Oil Production Cuts Will Have Long Term Impact
May 6th, 2020
The API report out yesterday afternoon called crude oil stocks up 8.4 million barrels compared with estimate for today’s DOE report for a build of 7.8 million barrels from the Reuters survey. API said that crude oil stocks at Cushing, Ok were up 2.7 million barrels.
Gasoline stocks were down 2.2 million barrels and the estimate for today is that gasoline stocks will be up 43,000 barrels.
Distillate stocks were up 6.1 million barrels and the estimate for today’s DOE report is for stocks to be up 2.9 million barrels.
The estimates for this week’s propane inventory update are for there to be a build of 1.05 million barrels. This compares with the 5 year average for this reporting week of a build of 1.45 million barrels.
After a week of the energy market on a trend higher today it is seeing some profit taking after its impressive un up. Optimism has been strong as reopening occur and demand is seen ticking upward. Production has been declining and will continue to decline. The US shale oil patch has seen and will continue to see changes as companies shut down production, wells go out of service with many never to return, and many companies will go bankrupt. The substantial cut to oil company expenditures for exploration and production will have a longer term impact as demand is very likely to come back before supply and over the longer term that will support prices. The still unknown for all of us is what does that timeline look like.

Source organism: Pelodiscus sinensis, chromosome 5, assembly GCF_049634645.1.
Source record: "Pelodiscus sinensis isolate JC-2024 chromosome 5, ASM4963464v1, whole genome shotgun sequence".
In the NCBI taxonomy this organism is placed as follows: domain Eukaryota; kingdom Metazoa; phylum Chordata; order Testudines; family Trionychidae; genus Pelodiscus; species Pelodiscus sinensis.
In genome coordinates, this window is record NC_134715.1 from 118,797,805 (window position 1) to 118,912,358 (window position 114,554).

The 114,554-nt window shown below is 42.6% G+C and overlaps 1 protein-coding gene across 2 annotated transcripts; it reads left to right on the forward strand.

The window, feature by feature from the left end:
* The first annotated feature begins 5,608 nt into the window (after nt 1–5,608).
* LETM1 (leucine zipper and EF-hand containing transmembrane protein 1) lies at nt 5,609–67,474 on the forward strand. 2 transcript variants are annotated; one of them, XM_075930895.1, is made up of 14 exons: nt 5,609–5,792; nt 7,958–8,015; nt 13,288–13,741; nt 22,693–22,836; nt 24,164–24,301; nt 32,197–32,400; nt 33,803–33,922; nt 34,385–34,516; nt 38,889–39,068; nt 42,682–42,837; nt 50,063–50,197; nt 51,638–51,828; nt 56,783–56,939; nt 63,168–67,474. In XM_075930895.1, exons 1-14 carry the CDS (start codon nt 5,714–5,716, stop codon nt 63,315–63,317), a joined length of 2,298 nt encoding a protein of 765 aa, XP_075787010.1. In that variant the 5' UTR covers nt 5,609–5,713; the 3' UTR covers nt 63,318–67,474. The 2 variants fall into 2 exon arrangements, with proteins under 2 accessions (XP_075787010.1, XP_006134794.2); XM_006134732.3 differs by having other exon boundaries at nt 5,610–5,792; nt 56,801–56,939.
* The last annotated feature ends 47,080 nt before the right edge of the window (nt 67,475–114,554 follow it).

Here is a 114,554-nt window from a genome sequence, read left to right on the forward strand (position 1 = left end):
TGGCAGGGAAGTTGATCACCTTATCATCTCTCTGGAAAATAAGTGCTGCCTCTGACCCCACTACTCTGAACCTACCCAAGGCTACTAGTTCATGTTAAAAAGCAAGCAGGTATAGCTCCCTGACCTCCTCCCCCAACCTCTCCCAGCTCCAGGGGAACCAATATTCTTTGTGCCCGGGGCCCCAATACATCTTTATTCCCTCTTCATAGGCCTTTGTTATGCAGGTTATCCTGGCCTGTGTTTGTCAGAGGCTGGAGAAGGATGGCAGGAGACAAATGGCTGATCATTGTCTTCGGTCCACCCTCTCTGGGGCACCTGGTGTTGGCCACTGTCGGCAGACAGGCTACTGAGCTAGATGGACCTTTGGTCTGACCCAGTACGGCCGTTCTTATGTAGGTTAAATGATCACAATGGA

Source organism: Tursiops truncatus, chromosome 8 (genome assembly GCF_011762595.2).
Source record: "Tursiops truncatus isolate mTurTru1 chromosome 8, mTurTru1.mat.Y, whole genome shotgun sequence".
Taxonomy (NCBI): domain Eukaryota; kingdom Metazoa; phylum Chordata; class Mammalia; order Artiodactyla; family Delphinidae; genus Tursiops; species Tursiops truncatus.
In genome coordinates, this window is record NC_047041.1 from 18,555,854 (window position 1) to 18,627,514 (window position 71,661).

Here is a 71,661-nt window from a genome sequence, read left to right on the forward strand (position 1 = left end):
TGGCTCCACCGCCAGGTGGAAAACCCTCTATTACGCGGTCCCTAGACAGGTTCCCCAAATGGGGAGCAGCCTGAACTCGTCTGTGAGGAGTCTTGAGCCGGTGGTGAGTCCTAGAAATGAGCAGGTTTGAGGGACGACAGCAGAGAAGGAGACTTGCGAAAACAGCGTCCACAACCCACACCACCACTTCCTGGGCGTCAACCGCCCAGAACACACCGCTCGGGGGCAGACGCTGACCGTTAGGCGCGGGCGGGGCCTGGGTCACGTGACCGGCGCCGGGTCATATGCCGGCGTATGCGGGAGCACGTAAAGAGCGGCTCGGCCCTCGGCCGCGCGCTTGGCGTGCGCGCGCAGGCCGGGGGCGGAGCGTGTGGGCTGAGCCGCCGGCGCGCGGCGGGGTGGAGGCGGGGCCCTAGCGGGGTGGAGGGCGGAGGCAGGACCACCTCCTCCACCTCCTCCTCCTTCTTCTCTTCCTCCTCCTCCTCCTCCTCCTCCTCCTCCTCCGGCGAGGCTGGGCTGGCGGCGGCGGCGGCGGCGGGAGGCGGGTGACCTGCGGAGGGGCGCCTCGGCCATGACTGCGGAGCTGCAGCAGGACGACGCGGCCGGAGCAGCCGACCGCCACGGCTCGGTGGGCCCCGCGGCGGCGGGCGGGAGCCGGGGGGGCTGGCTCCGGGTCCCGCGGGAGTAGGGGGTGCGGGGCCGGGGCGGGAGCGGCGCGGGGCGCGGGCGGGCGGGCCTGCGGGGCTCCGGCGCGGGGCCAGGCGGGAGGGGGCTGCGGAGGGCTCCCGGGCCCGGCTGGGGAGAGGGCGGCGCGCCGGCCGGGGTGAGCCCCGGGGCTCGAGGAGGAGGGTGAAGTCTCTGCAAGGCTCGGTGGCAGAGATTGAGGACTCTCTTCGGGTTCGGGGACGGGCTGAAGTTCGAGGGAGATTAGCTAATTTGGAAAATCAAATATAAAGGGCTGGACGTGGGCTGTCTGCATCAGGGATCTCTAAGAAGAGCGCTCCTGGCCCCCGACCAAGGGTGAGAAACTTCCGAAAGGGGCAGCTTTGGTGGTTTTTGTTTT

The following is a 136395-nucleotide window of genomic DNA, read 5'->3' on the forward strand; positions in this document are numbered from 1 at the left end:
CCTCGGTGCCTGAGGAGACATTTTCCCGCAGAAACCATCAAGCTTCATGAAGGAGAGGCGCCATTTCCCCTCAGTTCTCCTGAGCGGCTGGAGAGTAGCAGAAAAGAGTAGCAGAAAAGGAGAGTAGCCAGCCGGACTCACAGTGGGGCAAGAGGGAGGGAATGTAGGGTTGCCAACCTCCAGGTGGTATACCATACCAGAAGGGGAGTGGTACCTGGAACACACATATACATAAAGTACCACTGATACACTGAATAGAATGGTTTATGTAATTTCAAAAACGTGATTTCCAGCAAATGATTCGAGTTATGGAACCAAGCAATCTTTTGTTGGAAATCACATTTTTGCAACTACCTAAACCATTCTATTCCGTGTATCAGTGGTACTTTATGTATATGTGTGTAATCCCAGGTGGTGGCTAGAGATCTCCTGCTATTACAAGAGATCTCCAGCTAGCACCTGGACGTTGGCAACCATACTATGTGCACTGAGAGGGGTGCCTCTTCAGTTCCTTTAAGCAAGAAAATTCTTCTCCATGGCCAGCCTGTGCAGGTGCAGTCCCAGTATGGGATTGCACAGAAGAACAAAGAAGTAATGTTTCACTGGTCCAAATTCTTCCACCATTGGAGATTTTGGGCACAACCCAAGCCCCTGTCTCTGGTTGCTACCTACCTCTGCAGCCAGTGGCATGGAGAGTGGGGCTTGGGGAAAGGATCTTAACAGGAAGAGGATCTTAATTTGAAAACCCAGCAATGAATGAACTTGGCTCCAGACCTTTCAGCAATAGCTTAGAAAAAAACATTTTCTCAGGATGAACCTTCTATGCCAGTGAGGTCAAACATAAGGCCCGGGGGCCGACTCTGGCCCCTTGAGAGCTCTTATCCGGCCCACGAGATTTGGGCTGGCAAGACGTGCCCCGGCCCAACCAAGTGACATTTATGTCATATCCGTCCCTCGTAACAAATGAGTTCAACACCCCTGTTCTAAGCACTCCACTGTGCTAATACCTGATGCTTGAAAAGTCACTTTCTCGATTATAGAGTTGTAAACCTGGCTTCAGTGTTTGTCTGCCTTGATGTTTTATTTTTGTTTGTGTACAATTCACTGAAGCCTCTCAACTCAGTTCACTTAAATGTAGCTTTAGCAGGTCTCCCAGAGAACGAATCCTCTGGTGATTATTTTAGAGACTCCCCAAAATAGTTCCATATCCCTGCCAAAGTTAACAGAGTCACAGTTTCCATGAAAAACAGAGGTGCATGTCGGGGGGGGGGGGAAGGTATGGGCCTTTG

The chief executive of the global oil trader Vitol, Russel Hardy, in an article in which he was interviewed by Reuters commented that global demand sank by 26-27 million barrels per day in April and predicts a year-on-year drop of over 8 million barrel per day. He said that oil markets are at the beginning of a fragile recovery as coronavirus lockdowns ease, thought long-term peak demand may be permanently eroded. He said, “the market is going to flirt with optimism and pessimism for the next two to three weeks. I think that is a good statement on what we are in for in the medium term. The last few days of the market rally have been over the excitement and optimism of the reopening of more states and businesses, and today we get a little profit taking or dose of reality that we still have a long road out of this pandemic.
US Census Bureau reported that US crude oil exports fell to about 3.56 million barrels per day in March from a monthly record of 3.71 million bpd in February. However, exports are expected to slow over
April and May as the coronavirus pandemic has cut global oil demand by 30% due to travel restriction and as a brie price war between Saudi Arabia and Russia weighed on prices.
UBS expects an increase in oil demand as virus-hit economies relax lockdowns and travel restrictions ease this month, with production remaining subdued on the backdrop of current low prices and aggressive capital spending cuts by oil and gas producers. UBS said its end-of-quarter forecasts for Brent crude oil are $32 per barrel for 3Q 2020 and $43, $50 and $55 a barrel for the following three quarters. It still expects oil demand to contract strongly this quarter, though not as much as it previously forecast. It expects demand to fall 15 million barrel per day year on years for the second quarter, compared with a previous forecasts of a fall of 20 million barrels per day.